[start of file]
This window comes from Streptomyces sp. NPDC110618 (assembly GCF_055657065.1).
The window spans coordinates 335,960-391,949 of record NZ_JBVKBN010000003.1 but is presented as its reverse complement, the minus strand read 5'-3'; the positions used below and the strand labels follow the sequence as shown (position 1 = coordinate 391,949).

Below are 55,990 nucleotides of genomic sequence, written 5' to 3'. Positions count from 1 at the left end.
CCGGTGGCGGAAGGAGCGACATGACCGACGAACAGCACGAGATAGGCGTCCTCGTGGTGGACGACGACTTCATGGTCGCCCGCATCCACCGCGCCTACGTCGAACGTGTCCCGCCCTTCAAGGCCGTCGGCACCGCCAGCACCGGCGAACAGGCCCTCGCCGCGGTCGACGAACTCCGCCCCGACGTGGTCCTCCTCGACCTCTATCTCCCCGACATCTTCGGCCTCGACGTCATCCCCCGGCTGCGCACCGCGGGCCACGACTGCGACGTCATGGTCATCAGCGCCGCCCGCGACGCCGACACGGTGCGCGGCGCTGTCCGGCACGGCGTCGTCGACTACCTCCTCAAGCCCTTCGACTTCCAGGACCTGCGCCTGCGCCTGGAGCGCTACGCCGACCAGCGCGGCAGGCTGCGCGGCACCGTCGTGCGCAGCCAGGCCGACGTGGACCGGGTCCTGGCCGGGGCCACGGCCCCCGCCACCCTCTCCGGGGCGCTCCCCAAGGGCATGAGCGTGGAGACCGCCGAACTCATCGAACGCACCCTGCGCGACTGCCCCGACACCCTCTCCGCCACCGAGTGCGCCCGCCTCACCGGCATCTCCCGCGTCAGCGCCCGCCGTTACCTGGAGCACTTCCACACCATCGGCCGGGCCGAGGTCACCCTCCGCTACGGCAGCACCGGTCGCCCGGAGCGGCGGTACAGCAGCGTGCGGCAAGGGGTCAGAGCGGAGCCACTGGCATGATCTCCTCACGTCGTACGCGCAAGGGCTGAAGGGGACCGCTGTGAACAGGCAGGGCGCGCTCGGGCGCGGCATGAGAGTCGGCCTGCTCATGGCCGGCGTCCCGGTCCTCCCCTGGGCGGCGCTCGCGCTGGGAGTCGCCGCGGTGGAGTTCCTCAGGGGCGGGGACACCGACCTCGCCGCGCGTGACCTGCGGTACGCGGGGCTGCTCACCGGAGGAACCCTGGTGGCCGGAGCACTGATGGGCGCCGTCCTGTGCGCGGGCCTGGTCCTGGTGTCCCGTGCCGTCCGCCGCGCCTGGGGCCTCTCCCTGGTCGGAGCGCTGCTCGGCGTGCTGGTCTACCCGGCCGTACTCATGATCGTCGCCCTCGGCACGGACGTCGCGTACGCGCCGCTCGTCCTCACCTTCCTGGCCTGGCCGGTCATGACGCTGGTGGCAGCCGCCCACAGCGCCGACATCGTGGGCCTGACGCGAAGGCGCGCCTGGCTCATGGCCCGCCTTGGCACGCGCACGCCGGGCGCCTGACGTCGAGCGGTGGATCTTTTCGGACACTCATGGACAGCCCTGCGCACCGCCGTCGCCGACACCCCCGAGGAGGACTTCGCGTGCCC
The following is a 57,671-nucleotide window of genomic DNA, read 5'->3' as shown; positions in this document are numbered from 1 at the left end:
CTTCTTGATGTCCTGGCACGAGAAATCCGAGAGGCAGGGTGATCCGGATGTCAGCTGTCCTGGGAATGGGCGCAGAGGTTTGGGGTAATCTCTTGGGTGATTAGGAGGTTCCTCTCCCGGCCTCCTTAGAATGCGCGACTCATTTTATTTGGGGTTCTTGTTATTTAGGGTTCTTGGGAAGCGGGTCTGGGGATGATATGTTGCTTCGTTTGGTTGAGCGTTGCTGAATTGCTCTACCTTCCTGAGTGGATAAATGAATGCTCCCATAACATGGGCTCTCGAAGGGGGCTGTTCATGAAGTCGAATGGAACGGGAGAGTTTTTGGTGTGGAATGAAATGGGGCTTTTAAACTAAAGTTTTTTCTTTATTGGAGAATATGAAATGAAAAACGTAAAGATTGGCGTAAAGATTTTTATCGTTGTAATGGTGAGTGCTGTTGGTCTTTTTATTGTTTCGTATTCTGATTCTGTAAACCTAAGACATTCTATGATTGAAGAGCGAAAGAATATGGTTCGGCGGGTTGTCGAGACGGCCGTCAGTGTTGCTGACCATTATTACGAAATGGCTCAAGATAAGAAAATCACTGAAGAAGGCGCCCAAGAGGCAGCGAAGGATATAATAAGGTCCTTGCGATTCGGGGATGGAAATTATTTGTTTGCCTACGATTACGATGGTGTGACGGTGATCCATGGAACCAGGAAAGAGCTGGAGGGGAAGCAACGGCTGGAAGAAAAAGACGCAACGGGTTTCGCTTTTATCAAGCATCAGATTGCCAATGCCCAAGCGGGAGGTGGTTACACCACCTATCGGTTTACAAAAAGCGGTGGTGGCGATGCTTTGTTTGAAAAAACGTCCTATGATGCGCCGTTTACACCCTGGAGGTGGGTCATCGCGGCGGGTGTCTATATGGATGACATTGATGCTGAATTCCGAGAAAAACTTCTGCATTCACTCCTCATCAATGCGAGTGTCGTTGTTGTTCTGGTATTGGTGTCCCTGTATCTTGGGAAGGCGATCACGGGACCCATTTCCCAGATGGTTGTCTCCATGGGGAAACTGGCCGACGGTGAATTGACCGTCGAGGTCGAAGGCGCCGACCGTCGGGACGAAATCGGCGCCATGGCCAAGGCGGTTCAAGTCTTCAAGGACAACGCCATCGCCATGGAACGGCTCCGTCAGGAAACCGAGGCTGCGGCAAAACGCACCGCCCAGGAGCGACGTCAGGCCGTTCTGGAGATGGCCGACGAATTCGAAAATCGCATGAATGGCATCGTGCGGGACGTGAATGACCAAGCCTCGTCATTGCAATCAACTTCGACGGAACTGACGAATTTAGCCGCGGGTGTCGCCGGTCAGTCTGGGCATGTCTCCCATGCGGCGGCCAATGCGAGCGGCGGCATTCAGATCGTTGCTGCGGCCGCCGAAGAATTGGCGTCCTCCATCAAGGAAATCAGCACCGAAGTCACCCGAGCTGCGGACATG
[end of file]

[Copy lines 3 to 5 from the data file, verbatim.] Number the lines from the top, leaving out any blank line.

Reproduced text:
Below are 55,990 nucleotides of genomic sequence, written 5' to 3'. Positions count from 1 at the left end.
CCGGTGGCGGAAGGAGCGACATGACCGACGAACAGCACGAGATAGGCGTCCTCGTGGTGGACGACGACTTCATGGTCGCCCGCATCCACCGCGCCTACGTCGAACGTGTCCCGCCCTTCAAGGCCGTCGGCACCGCCAGCACCGGCGAACAGGCCCTCGCCGCGGTCGACGAACTCCGCCCCGACGTGGTCCTCCTCGACCTCTATCTCCCCGACATCTTCGGCCTCGACGTCATCCCCCGGCTGCGCACCGCGGGCCACGACTGCGACGTCATGGTCATCAGCGCCGCCCGCGACGCCGACACGGTGCGCGGCGCTGTCCGGCACGGCGTCGTCGACTACCTCCTCAAGCCCTTCGACTTCCAGGACCTGCGCCTGCGCCTGGAGCGCTACGCCGACCAGCGCGGCAGGCTGCGCGGCACCGTCGTGCGCAGCCAGGCCGACGTGGACCGGGTCCTGGCCGGGGCCACGGCCCCCGCCACCCTCTCCGGGGCGCTCCCCAAGGGCATGAGCGTGGAGACCGCCGAACTCATCGAACGCACCCTGCGCGACTGCCCCGACACCCTCTCCGCCACCGAGTGCGCCCGCCTCACCGGCATCTCCCGCGTCAGCGCCCGCCGTTACCTGGAGCACTTCCACACCATCGGCCGGGCCGAGGTCACCCTCCGCTACGGCAGCACCGGTCGCCCGGAGCGGCGGTACAGCAGCGTGCGGCAAGGGGTCAGAGCGGAGCCACTGGCATGATCTCCTCACGTCGTACGCGCAAGGGCTGAAGGGGACCGCTGTGAACAGGCAGGGCGCGCTCGGGCGCGGCATGAGAGTCGGCCTGCTCATGGCCGGCGTCCCGGTCCTCCCCTGGGCGGCGCTCGCGCTGGGAGTCGCCGCGGTGGAGTTCCTCAGGGGCGGGGACACCGACCTCGCCGCGCGTGACCTGCGGTACGCGGGGCTGCTCACCGGAGGAACCCTGGTGGCCGGAGCACTGATGGGCGCCGTCCTGTGCGCGGGCCTGGTCCTGGTGTCCCGTGCCGTCCGCCGCGCCTGGGGCCTCTCCCTGGTCGGAGCGCTGCTCGGCGTGCTGGTCTACCCGGCCGTACTCATGATCGTCGCCCTCGGCACGGACGTCGCGTACGCGCCGCTCGTCCTCACCTTCCTGGCCTGGCCGGTCATGACGCTGGTGGCAGCCGCCCACAGCGCCGACATCGTGGGCCTGACGCGAAGGCGCGCCTGGCTCATGGCCCGCCTTGGCACGCGCACGCCGGGCGCCTGACGTCGAGCGGTGGATCTTTTCGGACACTCATGGACAGCCCTGCGCACCGCCGTCGCCGACACCCCCGAGGAGGACTTCGCGTGCCC
The following is a 57,671-nucleotide window of genomic DNA, read 5'->3' as shown; positions in this document are numbered from 1 at the left end: